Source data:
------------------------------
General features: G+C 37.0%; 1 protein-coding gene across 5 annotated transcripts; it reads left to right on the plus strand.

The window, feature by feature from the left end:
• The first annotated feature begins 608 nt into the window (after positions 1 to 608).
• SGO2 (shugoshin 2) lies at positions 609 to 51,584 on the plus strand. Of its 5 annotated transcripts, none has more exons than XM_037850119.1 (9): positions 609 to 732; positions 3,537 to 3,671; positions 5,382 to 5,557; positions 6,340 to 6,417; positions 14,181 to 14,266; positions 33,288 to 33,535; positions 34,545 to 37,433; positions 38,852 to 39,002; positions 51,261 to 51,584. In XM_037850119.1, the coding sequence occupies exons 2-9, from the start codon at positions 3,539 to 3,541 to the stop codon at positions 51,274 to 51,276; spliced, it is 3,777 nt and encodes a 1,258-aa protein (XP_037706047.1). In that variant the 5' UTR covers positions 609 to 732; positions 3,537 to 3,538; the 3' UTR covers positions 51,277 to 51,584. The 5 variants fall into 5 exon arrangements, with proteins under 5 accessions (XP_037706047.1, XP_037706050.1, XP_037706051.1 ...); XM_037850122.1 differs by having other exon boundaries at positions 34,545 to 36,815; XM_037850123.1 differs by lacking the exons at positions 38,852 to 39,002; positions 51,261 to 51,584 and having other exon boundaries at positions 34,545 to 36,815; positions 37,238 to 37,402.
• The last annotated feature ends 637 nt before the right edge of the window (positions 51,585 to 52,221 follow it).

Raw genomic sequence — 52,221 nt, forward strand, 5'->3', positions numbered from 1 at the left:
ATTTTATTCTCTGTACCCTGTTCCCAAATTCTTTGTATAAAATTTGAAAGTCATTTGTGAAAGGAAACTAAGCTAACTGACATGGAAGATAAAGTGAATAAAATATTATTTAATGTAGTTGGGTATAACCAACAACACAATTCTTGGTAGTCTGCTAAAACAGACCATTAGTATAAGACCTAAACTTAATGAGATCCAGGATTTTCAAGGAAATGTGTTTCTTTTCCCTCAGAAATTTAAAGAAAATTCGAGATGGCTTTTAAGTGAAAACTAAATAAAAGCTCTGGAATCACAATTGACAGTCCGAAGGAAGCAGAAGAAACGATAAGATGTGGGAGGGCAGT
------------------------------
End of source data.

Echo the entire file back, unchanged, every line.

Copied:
General features: G+C 37.0%; 1 protein-coding gene across 5 annotated transcripts; it reads left to right on the plus strand.

The window, feature by feature from the left end:
• The first annotated feature begins 608 nt into the window (after positions 1 to 608).
• SGO2 (shugoshin 2) lies at positions 609 to 51,584 on the plus strand. Of its 5 annotated transcripts, none has more exons than XM_037850119.1 (9): positions 609 to 732; positions 3,537 to 3,671; positions 5,382 to 5,557; positions 6,340 to 6,417; positions 14,181 to 14,266; positions 33,288 to 33,535; positions 34,545 to 37,433; positions 38,852 to 39,002; positions 51,261 to 51,584. In XM_037850119.1, the coding sequence occupies exons 2-9, from the start codon at positions 3,539 to 3,541 to the stop codon at positions 51,274 to 51,276; spliced, it is 3,777 nt and encodes a 1,258-aa protein (XP_037706047.1). In that variant the 5' UTR covers positions 609 to 732; positions 3,537 to 3,538; the 3' UTR covers positions 51,277 to 51,584. The 5 variants fall into 5 exon arrangements, with proteins under 5 accessions (XP_037706047.1, XP_037706050.1, XP_037706051.1 ...); XM_037850122.1 differs by having other exon boundaries at positions 34,545 to 36,815; XM_037850123.1 differs by lacking the exons at positions 38,852 to 39,002; positions 51,261 to 51,584 and having other exon boundaries at positions 34,545 to 36,815; positions 37,238 to 37,402.
• The last annotated feature ends 637 nt before the right edge of the window (positions 51,585 to 52,221 follow it).

Raw genomic sequence — 52,221 nt, forward strand, 5'->3', positions numbered from 1 at the left:
ATTTTATTCTCTGTACCCTGTTCCCAAATTCTTTGTATAAAATTTGAAAGTCATTTGTGAAAGGAAACTAAGCTAACTGACATGGAAGATAAAGTGAATAAAATATTATTTAATGTAGTTGGGTATAACCAACAACACAATTCTTGGTAGTCTGCTAAAACAGACCATTAGTATAAGACCTAAACTTAATGAGATCCAGGATTTTCAAGGAAATGTGTTTCTTTTCCCTCAGAAATTTAAAGAAAATTCGAGATGGCTTTTAAGTGAAAACTAAATAAAAGCTCTGGAATCACAATTGACAGTCCGAAGGAAGCAGAAGAAACGATAAGATGTGGGAGGGCAGT